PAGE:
A day after Jay Schalin posted an article about the long struggle to develop North Carolina’s Research Triangle Park, a Boston Globe columnist cheerily urged the Commonwealth of Massachusetts to create its own Research Triangle Park. How? By resuscitating the Allston project — Harvard’s grand plan to double the size of its campus by creating an entirely new one in nearby Allston, Mass. When Harvard’s endowment sank, Pres. Drew Faust put that campus development on a very long “hold.”
Venture capitalist Steve Pagliuca thinks that Allston could be revived as a life sciences public-private partnership that would boost the Massachusetts economy. In an essay full of all the buzzwords of economic growth — “collaborative,” “economic miracle,” “sustainable job creation,” “jobs of the future,” “global economy,” you name it, he says:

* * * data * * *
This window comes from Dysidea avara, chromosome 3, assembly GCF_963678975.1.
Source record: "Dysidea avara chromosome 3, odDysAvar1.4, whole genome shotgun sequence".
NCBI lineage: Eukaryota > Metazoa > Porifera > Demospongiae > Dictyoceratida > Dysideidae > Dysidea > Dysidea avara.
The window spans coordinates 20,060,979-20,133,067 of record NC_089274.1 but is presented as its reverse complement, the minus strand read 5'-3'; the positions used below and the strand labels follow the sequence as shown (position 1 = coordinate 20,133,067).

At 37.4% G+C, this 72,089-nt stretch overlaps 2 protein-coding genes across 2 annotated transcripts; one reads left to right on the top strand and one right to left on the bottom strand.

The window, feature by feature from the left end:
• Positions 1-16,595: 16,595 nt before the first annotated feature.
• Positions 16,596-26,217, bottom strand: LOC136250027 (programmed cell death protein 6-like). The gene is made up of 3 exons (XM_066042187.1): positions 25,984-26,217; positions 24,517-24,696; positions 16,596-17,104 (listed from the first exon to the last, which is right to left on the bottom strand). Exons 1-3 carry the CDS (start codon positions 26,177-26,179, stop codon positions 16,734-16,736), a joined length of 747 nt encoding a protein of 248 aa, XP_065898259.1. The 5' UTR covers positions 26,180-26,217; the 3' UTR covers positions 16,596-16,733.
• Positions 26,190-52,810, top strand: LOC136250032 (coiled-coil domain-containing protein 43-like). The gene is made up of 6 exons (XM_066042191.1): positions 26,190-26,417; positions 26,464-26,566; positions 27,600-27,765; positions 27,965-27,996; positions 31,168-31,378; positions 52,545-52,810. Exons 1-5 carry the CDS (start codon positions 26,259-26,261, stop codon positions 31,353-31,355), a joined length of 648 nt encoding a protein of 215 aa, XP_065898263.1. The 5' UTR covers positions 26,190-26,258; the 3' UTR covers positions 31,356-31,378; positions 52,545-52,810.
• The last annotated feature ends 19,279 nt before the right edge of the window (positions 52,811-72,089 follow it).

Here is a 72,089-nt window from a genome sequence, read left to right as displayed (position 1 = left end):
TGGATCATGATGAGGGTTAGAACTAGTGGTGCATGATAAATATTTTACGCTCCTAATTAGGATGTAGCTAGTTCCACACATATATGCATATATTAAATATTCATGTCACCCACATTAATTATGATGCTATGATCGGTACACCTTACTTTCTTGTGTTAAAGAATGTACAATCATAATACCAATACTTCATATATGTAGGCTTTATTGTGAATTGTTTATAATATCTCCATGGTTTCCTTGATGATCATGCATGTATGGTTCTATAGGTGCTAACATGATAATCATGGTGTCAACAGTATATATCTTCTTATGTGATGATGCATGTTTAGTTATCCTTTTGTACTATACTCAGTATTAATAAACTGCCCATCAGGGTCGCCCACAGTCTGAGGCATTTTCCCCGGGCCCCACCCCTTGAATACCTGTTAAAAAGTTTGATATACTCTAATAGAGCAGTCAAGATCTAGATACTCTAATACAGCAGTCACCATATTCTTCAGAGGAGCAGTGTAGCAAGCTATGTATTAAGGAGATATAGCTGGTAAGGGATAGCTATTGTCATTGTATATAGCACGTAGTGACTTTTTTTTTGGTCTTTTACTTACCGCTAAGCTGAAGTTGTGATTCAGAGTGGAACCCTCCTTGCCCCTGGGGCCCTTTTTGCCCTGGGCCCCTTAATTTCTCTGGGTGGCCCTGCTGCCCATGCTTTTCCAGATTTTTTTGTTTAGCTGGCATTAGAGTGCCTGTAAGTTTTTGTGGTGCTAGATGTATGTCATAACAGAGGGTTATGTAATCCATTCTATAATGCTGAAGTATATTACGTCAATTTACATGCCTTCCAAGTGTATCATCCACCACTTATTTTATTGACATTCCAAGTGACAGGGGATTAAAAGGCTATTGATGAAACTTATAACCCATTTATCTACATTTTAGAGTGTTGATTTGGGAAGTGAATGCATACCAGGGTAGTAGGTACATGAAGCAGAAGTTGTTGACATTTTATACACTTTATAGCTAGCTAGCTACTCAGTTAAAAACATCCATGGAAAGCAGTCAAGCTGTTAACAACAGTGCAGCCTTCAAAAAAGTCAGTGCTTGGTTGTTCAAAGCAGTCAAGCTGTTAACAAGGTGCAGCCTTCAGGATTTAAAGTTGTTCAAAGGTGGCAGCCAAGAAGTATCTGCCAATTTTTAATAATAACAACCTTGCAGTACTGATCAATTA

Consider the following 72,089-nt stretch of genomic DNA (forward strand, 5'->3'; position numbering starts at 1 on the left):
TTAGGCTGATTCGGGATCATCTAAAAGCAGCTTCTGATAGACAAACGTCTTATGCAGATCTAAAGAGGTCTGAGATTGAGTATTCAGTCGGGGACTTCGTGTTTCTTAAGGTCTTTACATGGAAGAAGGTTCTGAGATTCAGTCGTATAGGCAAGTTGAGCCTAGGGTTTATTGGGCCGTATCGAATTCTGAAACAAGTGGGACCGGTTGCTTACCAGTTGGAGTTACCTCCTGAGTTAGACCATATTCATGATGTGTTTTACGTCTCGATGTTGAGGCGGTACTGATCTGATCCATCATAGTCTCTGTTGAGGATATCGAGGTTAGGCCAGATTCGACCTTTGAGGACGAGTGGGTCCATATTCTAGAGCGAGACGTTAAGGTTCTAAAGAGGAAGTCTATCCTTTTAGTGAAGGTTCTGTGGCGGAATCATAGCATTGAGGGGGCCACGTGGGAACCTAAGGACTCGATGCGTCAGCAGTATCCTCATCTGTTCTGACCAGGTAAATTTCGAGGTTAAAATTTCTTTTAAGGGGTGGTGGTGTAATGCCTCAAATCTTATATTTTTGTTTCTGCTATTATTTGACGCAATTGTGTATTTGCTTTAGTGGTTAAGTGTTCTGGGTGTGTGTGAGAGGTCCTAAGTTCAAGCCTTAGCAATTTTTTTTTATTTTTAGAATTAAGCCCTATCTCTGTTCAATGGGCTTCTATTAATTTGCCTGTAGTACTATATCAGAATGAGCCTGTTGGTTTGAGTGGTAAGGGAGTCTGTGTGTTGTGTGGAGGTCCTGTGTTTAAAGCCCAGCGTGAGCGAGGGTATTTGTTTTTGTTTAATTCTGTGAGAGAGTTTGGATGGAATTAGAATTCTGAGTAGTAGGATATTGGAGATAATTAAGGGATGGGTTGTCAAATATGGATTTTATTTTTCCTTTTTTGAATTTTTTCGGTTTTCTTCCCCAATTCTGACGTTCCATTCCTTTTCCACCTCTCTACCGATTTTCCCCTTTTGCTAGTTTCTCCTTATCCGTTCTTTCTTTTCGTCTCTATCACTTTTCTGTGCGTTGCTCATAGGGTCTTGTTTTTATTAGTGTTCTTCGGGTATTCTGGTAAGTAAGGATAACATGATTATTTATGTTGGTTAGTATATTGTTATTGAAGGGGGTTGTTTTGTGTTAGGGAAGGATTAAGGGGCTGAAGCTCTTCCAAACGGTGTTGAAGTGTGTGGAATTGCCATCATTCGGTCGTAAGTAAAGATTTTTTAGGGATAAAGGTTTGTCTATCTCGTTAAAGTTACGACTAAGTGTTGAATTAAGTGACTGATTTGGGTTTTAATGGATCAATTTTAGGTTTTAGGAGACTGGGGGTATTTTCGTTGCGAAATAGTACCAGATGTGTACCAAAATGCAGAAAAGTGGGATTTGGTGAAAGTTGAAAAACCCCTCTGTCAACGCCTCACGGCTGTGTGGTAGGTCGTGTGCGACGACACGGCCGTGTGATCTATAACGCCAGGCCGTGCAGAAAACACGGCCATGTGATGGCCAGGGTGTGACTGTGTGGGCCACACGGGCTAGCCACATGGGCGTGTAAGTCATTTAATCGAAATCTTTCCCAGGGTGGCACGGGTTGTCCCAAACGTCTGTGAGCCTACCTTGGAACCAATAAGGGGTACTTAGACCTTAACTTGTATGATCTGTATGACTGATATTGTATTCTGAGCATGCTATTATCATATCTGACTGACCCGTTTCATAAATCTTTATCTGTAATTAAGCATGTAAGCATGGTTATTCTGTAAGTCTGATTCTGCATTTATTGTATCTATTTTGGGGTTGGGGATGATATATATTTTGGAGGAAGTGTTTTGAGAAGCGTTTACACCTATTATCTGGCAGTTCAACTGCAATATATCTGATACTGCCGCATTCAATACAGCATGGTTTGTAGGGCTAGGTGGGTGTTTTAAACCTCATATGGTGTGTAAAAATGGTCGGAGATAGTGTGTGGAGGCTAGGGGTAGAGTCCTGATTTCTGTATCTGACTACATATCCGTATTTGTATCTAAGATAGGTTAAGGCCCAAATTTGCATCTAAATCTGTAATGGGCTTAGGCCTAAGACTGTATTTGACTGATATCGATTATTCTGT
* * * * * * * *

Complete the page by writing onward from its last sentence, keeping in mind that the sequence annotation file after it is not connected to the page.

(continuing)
Now is the time for leaders from public, private, and academic and nonprofit sectors to come together to rapidly develop a regional “industrial blueprint’’ to help strengthen and promote this vibrant and dynamic sector of our economy [life sciences].
Pagliuca may be enamored of RTP, but the lesson of all the famed high-tech centers like Silicon Valley, RTP, and Massachusetts’s own Route 128 corridor is that each one is highly individualistic, hard to predict, and full of random elements. And the role of the universities is still poorly understood.
With its stop-and-start Allston campus, Harvard does have something of a white elephant on its hands. But the idea that a public-private partnership will rescue it, earn a healthy return of capital, and create a dynamic center is pure fantasy.